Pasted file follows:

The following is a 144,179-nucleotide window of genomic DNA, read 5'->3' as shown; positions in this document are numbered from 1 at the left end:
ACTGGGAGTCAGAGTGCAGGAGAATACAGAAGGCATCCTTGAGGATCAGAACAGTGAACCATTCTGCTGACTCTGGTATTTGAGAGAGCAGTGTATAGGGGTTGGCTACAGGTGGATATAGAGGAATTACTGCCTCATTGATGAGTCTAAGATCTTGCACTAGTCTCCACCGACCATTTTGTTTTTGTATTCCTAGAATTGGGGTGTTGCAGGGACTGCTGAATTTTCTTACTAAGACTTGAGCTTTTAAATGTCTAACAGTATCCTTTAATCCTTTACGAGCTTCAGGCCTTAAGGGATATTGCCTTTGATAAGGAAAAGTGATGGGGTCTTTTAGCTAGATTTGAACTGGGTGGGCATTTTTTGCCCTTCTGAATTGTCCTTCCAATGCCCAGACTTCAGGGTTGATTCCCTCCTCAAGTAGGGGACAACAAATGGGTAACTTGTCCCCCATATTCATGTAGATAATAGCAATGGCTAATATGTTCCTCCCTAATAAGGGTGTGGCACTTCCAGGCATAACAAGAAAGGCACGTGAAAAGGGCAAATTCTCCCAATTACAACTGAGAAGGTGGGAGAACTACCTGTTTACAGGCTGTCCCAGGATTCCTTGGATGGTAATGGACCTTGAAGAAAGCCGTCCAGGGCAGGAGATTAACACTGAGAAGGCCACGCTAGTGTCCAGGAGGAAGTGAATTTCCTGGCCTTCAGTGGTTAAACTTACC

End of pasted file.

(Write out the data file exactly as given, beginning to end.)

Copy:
The following is a 144,179-nucleotide window of genomic DNA, read 5'->3' as shown; positions in this document are numbered from 1 at the left end:
ACTGGGAGTCAGAGTGCAGGAGAATACAGAAGGCATCCTTGAGGATCAGAACAGTGAACCATTCTGCTGACTCTGGTATTTGAGAGAGCAGTGTATAGGGGTTGGCTACAGGTGGATATAGAGGAATTACTGCCTCATTGATGAGTCTAAGATCTTGCACTAGTCTCCACCGACCATTTTGTTTTTGTATTCCTAGAATTGGGGTGTTGCAGGGACTGCTGAATTTTCTTACTAAGACTTGAGCTTTTAAATGTCTAACAGTATCCTTTAATCCTTTACGAGCTTCAGGCCTTAAGGGATATTGCCTTTGATAAGGAAAAGTGATGGGGTCTTTTAGCTAGATTTGAACTGGGTGGGCATTTTTTGCCCTTCTGAATTGTCCTTCCAATGCCCAGACTTCAGGGTTGATTCCCTCCTCAAGTAGGGGACAACAAATGGGTAACTTGTCCCCCATATTCATGTAGATAATAGCAATGGCTAATATGTTCCTCCCTAATAAGGGTGTGGCACTTCCAGGCATAACAAGAAAGGCACGTGAAAAGGGCAAATTCTCCCAATTACAACTGAGAAGGTGGGAGAACTACCTGTTTACAGGCTGTCCCAGGATTCCTTGGATGGTAATGGACCTTGAAGAAAGCCGTCCAGGGCAGGAGATTAACACTGAGAAGGCCACGCTAGTGTCCAGGAGGAAGTGAATTTCCTGGCCTTCAGTGGTTAAACTTACC